Why New Hires Don’t Last The Distance
You won two major projects quicker than anticipated which left you with a recruitment headache.
Luckily some of your team knew some ‘good’ people from previous projects they had worked on and fortunately, a few were interested in new opportunities.
A couple of short interviews later and you had yourself two much needed project managers, and a great new Senior Quantity Surveyor.
Sounds great doesn’t it; except just a few short weeks later, six to be exact, you are left with only 2 out of your original 5 new hires; sound familiar?
Unfortunately this is a common experience within the construction industry and leaves recruiting managers with an even bigger headache than when they first started, why? Because you need to recruit for the same roles again and usually you have no idea why your new hires left after such a short time. So now you are left with two priorities on you’re to do list:
1. Understand why your new recruits left so soon
2. Recruit four new hires who you are certain will stay
Why they left?
Let’s start by exploring what may have contributed to why your new hires didn’t last the distance. To do this it’s worth taking a look at what are the success factors behind recruiting a candidate that, not only stays around but develops their career with your company for many years to come.
Here’s are something of the key things candidates are looking for from a potential employer:
- A clear understanding of the future direction of the company
(Often known as a vision)
- A sense of what the company culture is and how they engage with their teams
- What the company expects from employees and what it commits to
- Clarity of the kind of people the company look to employ
- An explanation of the role they are being interviewed for, including a full job description
- A professional recruitment process
- Visible leaders and managers who are inspiring, supportive and who are keen
to continue developing themselves
- Opportunities for growth and development leading to promotions
- Systems that support people development such as appraisals and regular reviews
It’s quite a list isn’t it? What happened to the days when people were glad to have a job, it doesn’t seem that long ago.
You are right, it isn’t and the reality is that the construction industry is enjoying consistent growth. At the same time, regular readers will have heard me talk about the skills shortage in our industry and this means that candidates are in a strong position to choose their next career move. It’s not unusual for candidates to be receiving 2 or 3 offers.
Let’s go back to my first question, “Are your new hires staying the distance?”
If a candidate starts their new position and finds it’s not quite the role they were expecting;
- The hours are far longer than they thought,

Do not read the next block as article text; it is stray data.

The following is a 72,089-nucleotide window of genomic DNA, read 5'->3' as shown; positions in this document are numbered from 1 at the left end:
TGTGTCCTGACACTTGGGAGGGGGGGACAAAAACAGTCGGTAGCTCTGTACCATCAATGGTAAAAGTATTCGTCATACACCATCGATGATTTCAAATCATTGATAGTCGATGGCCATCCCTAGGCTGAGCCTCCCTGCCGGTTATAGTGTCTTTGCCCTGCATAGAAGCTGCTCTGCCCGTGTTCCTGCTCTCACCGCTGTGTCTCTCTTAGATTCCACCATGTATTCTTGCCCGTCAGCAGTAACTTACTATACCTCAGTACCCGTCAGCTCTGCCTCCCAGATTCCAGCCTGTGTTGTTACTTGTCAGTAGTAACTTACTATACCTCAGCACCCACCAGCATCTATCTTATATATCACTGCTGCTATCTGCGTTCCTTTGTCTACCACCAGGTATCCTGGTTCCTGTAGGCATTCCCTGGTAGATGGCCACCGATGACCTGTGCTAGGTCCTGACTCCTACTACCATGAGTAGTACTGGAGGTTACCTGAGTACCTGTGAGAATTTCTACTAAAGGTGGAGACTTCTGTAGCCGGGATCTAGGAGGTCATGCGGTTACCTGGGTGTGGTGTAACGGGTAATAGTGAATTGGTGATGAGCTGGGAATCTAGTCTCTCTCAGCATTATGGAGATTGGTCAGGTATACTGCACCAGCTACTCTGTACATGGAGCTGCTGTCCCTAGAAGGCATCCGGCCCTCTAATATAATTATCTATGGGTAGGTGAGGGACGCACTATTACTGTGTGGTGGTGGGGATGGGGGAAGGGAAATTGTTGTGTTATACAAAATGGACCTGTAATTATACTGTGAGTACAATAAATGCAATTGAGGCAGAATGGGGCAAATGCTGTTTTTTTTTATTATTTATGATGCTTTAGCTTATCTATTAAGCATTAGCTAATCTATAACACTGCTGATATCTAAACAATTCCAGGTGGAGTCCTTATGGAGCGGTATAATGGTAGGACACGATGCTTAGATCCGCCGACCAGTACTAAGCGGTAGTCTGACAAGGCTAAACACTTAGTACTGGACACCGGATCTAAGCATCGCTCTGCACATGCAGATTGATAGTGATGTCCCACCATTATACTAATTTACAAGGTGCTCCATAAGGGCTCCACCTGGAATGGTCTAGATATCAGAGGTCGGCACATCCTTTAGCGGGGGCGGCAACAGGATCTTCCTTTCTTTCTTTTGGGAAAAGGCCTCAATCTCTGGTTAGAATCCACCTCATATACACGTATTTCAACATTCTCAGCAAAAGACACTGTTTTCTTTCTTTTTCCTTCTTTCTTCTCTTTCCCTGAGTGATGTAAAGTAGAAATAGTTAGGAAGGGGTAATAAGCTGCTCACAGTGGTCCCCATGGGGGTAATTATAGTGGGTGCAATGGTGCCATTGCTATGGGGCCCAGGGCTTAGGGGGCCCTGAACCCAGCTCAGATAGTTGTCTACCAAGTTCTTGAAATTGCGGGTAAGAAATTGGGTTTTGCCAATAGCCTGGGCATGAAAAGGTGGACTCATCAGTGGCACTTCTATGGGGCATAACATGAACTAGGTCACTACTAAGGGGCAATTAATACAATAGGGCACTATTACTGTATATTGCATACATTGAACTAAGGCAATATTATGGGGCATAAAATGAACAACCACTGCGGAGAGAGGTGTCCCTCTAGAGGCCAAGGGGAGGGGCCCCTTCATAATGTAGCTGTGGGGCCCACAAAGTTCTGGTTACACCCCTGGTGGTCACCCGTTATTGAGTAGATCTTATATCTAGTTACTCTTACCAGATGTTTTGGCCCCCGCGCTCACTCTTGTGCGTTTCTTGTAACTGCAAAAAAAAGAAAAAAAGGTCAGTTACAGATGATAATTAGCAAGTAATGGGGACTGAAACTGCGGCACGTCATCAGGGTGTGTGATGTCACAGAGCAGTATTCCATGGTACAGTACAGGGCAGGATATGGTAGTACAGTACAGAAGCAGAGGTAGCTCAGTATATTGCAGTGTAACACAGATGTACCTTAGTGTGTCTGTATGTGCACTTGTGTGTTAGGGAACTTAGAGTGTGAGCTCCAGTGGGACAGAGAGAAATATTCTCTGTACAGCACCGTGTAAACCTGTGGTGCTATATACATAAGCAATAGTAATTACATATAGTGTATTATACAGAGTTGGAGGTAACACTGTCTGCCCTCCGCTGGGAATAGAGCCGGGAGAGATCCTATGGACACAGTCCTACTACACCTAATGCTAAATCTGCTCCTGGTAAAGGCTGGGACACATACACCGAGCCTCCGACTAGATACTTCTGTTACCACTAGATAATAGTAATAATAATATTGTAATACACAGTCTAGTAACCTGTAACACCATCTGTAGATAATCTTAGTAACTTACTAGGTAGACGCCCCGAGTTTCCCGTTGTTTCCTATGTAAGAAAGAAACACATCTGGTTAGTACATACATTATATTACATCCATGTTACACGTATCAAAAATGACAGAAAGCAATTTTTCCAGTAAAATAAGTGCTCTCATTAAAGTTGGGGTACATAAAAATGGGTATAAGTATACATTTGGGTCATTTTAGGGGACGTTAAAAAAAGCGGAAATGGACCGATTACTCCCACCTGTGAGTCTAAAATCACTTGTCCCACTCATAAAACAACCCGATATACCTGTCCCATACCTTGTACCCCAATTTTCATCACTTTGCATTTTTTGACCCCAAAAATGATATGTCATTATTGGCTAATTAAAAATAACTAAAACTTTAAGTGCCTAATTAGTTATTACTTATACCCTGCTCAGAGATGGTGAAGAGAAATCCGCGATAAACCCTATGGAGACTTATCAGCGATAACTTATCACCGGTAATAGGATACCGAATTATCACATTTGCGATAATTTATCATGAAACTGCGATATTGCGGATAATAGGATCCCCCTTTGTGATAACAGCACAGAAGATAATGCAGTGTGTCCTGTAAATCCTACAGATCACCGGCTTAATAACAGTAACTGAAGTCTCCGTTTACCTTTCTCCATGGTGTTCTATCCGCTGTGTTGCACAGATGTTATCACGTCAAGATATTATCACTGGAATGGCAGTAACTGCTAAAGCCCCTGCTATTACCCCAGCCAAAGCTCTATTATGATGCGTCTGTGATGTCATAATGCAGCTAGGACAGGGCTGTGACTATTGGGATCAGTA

- They now realise they are expected to travel 2 days a week
- Are responsible for 2 project sites not one
- Finally, it all adds up to a quite an unrealistic work load
Looking at the candidates options they could:
- Talk to their boss and explain it’s not quite what they expected and discuss what can be changed
- Give it their best shot and see how it goes
- Or remember that just a few weeks ago they had 2 other offers and so it would be quite easy to get 2 more
In a market where candidates have such choice, it’s very easy to quit and move to another more suitable role. After all, if they can get the same salary for more reasonable hours wouldn’t most people take that option; possibly?
When you reflect back on the process you used for your three now departed ex-employees, how much time did you invest in the initial recruitment process? Did you take the time to talk about your company and its future direction and describe what opportunities this would present over the coming years? What did you say to your ex-employees about the nature of the role they were being interviewed for?
It may be that you don’t have a clear direction of where your company is going, so you aren’t sure what the future holds. At the moment things are good but who knows what’s around the corner.
To ensure you attract good quality, planners, surveyors, project managers and engineers… (I won’t go on) who stay the distance, there are some key things to get in place if you haven’t already:
- Have a clear vision for your company.
- Know what skills and competencies each role requires.
- Develop job descriptions.
- Communicate role expectations in detail in interviews.
- Implement competency based interviewing.
When you have these in place and a thorough interview process, you will see a significant difference.
Let me know your thoughts. Drop a comment in the box below.